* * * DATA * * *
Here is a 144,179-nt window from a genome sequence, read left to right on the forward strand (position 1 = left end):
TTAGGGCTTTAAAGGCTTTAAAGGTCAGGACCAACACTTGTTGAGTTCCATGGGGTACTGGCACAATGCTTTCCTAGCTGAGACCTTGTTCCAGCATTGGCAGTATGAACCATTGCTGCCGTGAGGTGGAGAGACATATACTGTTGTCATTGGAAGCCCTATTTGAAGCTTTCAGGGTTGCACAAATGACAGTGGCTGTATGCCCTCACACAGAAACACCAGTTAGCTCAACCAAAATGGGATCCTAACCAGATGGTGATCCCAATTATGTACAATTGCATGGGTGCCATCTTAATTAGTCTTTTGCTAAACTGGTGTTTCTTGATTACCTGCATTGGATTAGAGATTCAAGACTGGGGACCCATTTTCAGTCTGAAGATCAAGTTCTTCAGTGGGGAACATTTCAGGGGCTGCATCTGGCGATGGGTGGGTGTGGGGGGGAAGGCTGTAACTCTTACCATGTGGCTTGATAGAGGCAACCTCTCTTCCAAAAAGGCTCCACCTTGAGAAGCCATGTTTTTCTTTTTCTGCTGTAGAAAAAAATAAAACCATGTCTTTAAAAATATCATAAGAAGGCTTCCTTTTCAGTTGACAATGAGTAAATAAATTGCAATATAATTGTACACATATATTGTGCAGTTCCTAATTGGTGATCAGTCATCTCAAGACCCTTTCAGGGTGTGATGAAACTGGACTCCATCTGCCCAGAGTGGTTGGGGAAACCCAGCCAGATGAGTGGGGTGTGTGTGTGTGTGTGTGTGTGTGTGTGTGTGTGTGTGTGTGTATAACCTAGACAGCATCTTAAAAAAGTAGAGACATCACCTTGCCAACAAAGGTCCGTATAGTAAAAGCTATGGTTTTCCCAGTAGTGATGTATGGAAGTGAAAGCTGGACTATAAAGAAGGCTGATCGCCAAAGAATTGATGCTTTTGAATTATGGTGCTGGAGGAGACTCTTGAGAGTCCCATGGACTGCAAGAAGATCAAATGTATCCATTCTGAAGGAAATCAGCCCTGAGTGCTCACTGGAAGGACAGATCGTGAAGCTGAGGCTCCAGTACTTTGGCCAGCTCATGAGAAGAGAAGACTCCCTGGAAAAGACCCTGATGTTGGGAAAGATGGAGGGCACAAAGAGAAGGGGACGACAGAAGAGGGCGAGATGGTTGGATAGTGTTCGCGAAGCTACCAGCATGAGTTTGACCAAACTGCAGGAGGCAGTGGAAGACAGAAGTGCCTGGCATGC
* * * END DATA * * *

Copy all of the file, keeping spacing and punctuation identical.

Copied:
Here is a 144,179-nt window from a genome sequence, read left to right on the forward strand (position 1 = left end):
TTAGGGCTTTAAAGGCTTTAAAGGTCAGGACCAACACTTGTTGAGTTCCATGGGGTACTGGCACAATGCTTTCCTAGCTGAGACCTTGTTCCAGCATTGGCAGTATGAACCATTGCTGCCGTGAGGTGGAGAGACATATACTGTTGTCATTGGAAGCCCTATTTGAAGCTTTCAGGGTTGCACAAATGACAGTGGCTGTATGCCCTCACACAGAAACACCAGTTAGCTCAACCAAAATGGGATCCTAACCAGATGGTGATCCCAATTATGTACAATTGCATGGGTGCCATCTTAATTAGTCTTTTGCTAAACTGGTGTTTCTTGATTACCTGCATTGGATTAGAGATTCAAGACTGGGGACCCATTTTCAGTCTGAAGATCAAGTTCTTCAGTGGGGAACATTTCAGGGGCTGCATCTGGCGATGGGTGGGTGTGGGGGGGAAGGCTGTAACTCTTACCATGTGGCTTGATAGAGGCAACCTCTCTTCCAAAAAGGCTCCACCTTGAGAAGCCATGTTTTTCTTTTTCTGCTGTAGAAAAAAATAAAACCATGTCTTTAAAAATATCATAAGAAGGCTTCCTTTTCAGTTGACAATGAGTAAATAAATTGCAATATAATTGTACACATATATTGTGCAGTTCCTAATTGGTGATCAGTCATCTCAAGACCCTTTCAGGGTGTGATGAAACTGGACTCCATCTGCCCAGAGTGGTTGGGGAAACCCAGCCAGATGAGTGGGGTGTGTGTGTGTGTGTGTGTGTGTGTGTGTGTGTGTGTGTGTGTATAACCTAGACAGCATCTTAAAAAAGTAGAGACATCACCTTGCCAACAAAGGTCCGTATAGTAAAAGCTATGGTTTTCCCAGTAGTGATGTATGGAAGTGAAAGCTGGACTATAAAGAAGGCTGATCGCCAAAGAATTGATGCTTTTGAATTATGGTGCTGGAGGAGACTCTTGAGAGTCCCATGGACTGCAAGAAGATCAAATGTATCCATTCTGAAGGAAATCAGCCCTGAGTGCTCACTGGAAGGACAGATCGTGAAGCTGAGGCTCCAGTACTTTGGCCAGCTCATGAGAAGAGAAGACTCCCTGGAAAAGACCCTGATGTTGGGAAAGATGGAGGGCACAAAGAGAAGGGGACGACAGAAGAGGGCGAGATGGTTGGATAGTGTTCGCGAAGCTACCAGCATGAGTTTGACCAAACTGCAGGAGGCAGTGGAAGACAGAAGTGCCTGGCATGC